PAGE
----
The RF power supply 74 used had a frequency of 13.56 MHz and could produce a maximal output of 10 kW. The DC power supply 80 used was at negative potential capable of producing a maximal output of 10 kW. The DC power supply 80 was adapted to be capable of pulse modulation at frequencies in the range of 2 to 100 kHz in combination with the modulator.

The second sputter device 58 is provided with the heater 59 using resistance wire. The heater 59 is adapted to move between the position in which the heater 59 faces the surface of the substrate on which the carbon layer is to be formed, and the withdrawal position from the point between the substrate holder 64 and the target 70.

d. Heating Unit 60

The heating unit 60 comprises the plurality of sheathed heaters 86 and the AC power supply 88.

e. Substrate Holder 64

The rotary base 98 was rotated to move the substrate holder 64 so that the substrate (the thermal head 10) fixed thereon is kept opposed to one of the targets 70 in the first and second sputter devices 56 and 58. The distance between the substrate and each target 70 was set at 100 mm when forming the intermediate layer 22 and the carbon protective layer 24 by sputtering as described below.

In addition, the area of the substrate holder 64 in which the thermal head was held was set at a floating potential in order to enable the application of an etching radio-frequency voltage. A heater was also provided on the surface of the substrate holder 64 for film deposition with heating.

f. Bias Source 62

An RF power supply was connected to the substrate holder 64 via the matching box.

The RF power supply had a frequency of 13.56 MHz and could produce a maximal output of 3 kW. It was also adapted to be such that by monitoring the self-bias voltage, the RF output could be adjusted over the range of −100 to −500 V.

In this apparatus 50, the bias source 62 also serves as the etching device.

Formation of Intermediate Layer 22 and Carbon Protective Layer 24:

In the film deposition apparatus 50, the thermal head 10 was secured to the substrate holder 64 such that the heating elements (lower protective layer 20) would be kept opposed to the target 70 positioned in the first sputter device 56. All areas of the thermal head other than those where the intermediate layer 22 was to be formed were previously masked.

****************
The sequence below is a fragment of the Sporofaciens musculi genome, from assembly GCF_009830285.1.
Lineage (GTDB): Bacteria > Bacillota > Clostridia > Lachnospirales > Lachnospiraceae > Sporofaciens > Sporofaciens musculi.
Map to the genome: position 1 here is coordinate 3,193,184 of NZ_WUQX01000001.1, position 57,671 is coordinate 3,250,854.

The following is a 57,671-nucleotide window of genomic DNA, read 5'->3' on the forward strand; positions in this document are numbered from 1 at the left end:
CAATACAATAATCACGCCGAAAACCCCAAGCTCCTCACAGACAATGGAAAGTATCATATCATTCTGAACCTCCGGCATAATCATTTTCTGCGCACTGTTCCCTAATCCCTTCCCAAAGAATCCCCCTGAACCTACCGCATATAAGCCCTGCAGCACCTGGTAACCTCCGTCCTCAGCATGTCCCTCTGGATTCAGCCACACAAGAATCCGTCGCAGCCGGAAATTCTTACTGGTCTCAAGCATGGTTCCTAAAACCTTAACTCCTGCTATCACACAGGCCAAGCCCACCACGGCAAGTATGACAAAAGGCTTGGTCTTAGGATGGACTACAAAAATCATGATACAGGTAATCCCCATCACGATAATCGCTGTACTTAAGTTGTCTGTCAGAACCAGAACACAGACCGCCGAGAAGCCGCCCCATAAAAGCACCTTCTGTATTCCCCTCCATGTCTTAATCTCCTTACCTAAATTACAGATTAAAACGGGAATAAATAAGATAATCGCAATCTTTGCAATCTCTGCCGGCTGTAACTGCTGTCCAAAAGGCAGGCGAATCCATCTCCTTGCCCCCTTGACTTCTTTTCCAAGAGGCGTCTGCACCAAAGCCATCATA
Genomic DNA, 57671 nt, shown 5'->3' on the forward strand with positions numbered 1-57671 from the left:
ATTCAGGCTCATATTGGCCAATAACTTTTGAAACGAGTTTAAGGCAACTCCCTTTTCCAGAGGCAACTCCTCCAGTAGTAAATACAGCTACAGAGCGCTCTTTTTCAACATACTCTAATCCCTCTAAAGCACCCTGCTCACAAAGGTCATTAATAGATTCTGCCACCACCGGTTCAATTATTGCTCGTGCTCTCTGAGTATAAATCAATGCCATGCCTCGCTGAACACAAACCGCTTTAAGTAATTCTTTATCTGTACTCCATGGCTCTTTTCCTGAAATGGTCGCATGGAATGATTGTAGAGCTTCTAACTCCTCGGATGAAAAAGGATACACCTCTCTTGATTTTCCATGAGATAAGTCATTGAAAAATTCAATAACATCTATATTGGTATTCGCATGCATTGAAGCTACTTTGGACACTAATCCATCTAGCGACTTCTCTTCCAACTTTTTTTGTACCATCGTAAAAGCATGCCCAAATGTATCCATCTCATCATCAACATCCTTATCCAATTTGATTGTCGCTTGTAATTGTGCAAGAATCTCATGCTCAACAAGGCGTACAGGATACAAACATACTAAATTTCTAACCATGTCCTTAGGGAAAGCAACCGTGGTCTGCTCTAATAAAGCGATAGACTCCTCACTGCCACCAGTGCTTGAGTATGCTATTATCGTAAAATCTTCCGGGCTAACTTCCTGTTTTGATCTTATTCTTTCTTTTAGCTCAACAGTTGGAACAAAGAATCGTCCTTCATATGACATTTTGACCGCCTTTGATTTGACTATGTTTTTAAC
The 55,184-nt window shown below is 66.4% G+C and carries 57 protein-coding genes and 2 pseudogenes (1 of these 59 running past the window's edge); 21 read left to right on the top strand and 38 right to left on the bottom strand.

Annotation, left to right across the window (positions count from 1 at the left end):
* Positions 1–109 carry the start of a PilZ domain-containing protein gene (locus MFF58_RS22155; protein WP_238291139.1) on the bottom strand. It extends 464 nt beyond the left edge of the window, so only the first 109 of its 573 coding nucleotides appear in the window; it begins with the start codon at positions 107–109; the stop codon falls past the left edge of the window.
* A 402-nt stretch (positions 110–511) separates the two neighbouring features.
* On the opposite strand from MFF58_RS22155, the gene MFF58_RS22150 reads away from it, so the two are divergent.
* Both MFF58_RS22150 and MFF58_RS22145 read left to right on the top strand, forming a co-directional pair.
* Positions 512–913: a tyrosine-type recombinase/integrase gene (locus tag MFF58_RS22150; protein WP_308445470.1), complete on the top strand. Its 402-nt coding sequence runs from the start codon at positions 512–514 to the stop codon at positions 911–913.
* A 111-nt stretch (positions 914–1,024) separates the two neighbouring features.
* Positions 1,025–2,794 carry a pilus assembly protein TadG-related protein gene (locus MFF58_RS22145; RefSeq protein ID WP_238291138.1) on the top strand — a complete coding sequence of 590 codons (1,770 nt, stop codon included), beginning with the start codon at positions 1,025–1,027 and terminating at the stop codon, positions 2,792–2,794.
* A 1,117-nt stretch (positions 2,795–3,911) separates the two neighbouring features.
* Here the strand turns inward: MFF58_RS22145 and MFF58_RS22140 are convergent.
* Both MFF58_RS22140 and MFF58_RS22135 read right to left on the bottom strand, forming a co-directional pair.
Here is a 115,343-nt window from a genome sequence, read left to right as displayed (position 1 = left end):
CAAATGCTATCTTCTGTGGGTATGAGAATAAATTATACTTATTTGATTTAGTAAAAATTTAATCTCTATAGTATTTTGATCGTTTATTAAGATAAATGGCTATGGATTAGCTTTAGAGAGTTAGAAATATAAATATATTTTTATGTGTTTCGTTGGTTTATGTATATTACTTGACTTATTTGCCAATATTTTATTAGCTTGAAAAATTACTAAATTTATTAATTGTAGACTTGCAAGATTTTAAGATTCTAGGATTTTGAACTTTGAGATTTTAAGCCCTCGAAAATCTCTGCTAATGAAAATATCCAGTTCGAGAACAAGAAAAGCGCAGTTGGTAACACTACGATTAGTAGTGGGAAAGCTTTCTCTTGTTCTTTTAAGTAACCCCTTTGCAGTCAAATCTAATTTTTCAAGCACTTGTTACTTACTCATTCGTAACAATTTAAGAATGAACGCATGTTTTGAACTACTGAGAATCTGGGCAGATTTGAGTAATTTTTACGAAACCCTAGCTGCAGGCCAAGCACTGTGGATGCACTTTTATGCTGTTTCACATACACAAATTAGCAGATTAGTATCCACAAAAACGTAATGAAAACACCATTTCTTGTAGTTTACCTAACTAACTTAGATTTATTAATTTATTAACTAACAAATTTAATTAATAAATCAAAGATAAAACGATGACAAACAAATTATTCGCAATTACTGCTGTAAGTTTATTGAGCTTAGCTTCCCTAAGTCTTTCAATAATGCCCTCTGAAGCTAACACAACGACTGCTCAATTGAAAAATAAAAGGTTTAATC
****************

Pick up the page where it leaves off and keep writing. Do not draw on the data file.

With continued pump-down, argon gas was introduced through the gas introducing section 54 and the pressure in the vacuum chamber 52 was adjusted to 5.0×10−3 Torr by means of the orifice valve fitted on the turbomolecular pump. Subsequently, a radio-frequency voltage was applied to the substrate and the lower protective layer 20 (silicon nitride layer) was etched for 10 minutes at a self-bias voltage of −300 V.

After the end of etching, a monocrystalline silicon target and a sintered graphite member were fixed (i.e., attached by means of In-based solder) on the backing plate 82 in the first sputter device 56 and on the backing plate 84 in the second sputter device 58, respectively. Then, the vacuum chamber 52 was evacuated again until the internal pressure reached 5.0×10−6 Torr. The argon gas flow rate and the orifice valve were adjusted so as to maintain the internal pressure in the vacuum chamber 52 at 5.0×10−3 Torr, and a RF power of 0.5 kW was applied to the target 70 for five minutes, with the shutter 72 being closed.

Subsequently, with the internal pressure in the vacuum chamber 52 kept at the stated level, the RF power was raised to 2 kW and the shutter 72 was opened. The sputtering was performed to form a silicon layer having a thickness of 0.2 μm as the intermediate layer 22. To control the thickness of the silicon layer, the deposition rate was determined previously and the time required to reach a specified layer thickness was calculated.